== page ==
The last step was to turn the problem into a single mission statement that inspired not only the team but also anyone who touched OkHi, from friends to journalists, family members to prospective employees. It actually took us 18 months to come up with our current statement. At our first offsite retreat, we spent time trying to answer why OkHi needs to exist and why it is so important to solve the physical addressing problem. We settled on an initial statement that was to “physically connect the world with a global address system.” Over time, though, it became clear that the statement was not inspiring enough, or emotional enough, so recently, we worked hard to revise it to something more human and aspirational. And that is what our mission statement is today, to “Be included.” What do we mean by that? Well when someone gains a physical address, their life changes; they can now get access to emergency and finance services that they could not otherwise get access to. They are now part of society. They are now included.
As a side note, it often feels like certain elements of a company need to be 100 % right from day zero, such as the mission statement and values. A big learning from building OkHi is that it is much better to make a quick decision that is 80 % right than to worry about the last 20 % and potentially never make the decision at all.
If the mission is the kernel of your venture, how do you select new team members? Let us imagine you selected me: What do you think I would find surprising in my first week on the job?
It is funny—I do not think our hiring process is all that conventional. But judging by the caliber of the team, it seems to be working. As an example, I have not seen the CV for a single one of the seven OkHi team members. I do not even know how old everyone is!
Our hiring process is based on three principles. First, we hire for aptitude, not experience. Someone’s aptitude is their natural ability to do something—it is in their DNA. This is much more important in a fast-changing start-up where responsibilities often change than someone who can only do one thing very well because that is all they have known for five years.
However, aptitude is very hard to test in an interview. So we test it through our second principle, which is to trial the candidate before making an offer. This is designed to be a two-way benefit—as much for the candidate to work out if OkHi is right for them as it is for us to test their aptitude and ability to exceed the expectations of their role.
The last principle is that we hire for cultural fit, meaning that we test a candidate on how well they align with our company values. This is often a deal breaker for me. For example, if a candidate does not align with our company value to “Grow together”—which means they need to be motivated to give and take feedback—then it does not matter how high their aptitude is, working at OkHi is not going to work out for us and, more importantly, for them.
To answer your other questions: In your first week, you would not find anything surprising, because you would have already spent enough time working at OkHi during your trial! And what makes OkHi special is definitely the team. They are the foundation of the company. It is incredible the power that comes from bringing a group of people together who are all aligned on the same company mission and values.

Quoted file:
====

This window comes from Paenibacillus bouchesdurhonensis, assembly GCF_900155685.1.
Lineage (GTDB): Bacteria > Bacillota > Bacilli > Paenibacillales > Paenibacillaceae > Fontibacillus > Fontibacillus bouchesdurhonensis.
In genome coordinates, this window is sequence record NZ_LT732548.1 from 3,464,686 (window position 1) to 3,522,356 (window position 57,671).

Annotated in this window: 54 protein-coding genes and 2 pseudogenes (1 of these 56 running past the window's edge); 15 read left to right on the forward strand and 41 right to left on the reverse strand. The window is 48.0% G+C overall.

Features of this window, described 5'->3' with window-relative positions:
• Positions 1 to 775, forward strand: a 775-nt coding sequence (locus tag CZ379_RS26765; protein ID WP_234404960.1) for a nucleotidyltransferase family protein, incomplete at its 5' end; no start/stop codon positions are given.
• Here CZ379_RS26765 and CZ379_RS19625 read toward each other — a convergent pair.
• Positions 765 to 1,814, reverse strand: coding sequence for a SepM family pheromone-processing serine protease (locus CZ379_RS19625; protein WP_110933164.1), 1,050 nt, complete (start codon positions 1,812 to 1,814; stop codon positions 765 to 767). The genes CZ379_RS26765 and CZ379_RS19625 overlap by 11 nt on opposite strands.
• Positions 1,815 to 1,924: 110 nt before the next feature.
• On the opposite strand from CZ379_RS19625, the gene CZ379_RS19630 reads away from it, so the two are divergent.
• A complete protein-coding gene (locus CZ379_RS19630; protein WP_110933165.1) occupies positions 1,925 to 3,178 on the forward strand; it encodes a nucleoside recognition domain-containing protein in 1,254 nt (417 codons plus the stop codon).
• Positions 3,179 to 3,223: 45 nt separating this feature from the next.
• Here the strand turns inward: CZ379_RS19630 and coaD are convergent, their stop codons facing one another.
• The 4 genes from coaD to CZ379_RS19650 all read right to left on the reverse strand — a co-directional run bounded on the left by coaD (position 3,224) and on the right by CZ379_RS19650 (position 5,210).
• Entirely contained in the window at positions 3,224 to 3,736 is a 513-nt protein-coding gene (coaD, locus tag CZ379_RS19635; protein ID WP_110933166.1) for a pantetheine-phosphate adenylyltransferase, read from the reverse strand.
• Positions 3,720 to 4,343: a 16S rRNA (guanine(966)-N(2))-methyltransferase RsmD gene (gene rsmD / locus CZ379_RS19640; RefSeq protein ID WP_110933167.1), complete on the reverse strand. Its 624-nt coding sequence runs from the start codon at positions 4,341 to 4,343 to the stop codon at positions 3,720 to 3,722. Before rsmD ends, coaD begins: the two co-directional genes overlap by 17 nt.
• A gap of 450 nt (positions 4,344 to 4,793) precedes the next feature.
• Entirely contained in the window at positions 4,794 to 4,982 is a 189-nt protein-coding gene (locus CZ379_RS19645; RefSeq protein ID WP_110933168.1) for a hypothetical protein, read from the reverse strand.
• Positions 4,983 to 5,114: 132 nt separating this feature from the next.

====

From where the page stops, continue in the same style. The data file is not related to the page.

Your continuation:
You and your team are strong advocates for the lean start-up mentality. Why is that?
“Find a problem, not a solution”—which I have already mentioned—is actually part of the lean start-up mentality. I think it really resonated with all of the co-founding team because we had all run companies before and had all made similar mistakes. These mistakes could be attributed to the fact that we made wrong assumptions. We assumed that our thoughts or ideas were right—until we were proven wrong. This is really the fundamental principle of the lean start-up: You are wrong until proven right.
When you are starting a business, you are trying to get to a point of success with the minimal cost possible, whether that cost is financial, your time, or otherwise. The Lean Start-up’s mantra is that you do this through an iterative loop of Build, Measure, and Learn. You build something quickly that can test your assumptions, which is called the minimum viable product, or MVP. You then measure the success of this MVP in a qualitative or quantitative way, learning from what worked and what did not. And then you restart the loop again.
I wish I had known about the Lean Start-up during my previous start-up, because it was only after 12 months of engineering that we learned our users did not understand our homepage. If we had put paper screenshots (“Build”) in front of our target users (“Measure”), then we would have realized that no one understood our homepage in 2 weeks rather than 12 months (“Learn”). Though to be honest, the theory is the easy part. The hard part is putting the theory into practice, because there are so many open questions you need to answer. For example: Do we build one product or three different ones? What design fidelity should we build the product to? And, How many users do we need for the results to be statistically significant?
These questions highlight the many potential pitfalls of implementing a Lean Start-up, and the frustrating thing is that there is no right answer. Each company is so unique that you need to work out the right recipe yourself. Ironically, my best advice is to use the Build, Measure, Learn principles of the Lean Start-up to implement it successfully. In every work sprint, we define the process of how we are going to work (“Build”). Then after the sprint, the whole team reviews how it went (“Measure”). And then, we discuss why some things worked and some did not (“Learn”). If you do this enough times, you will generate a process for running the Lean Start-up principles that is optimized to your business, team, and culture.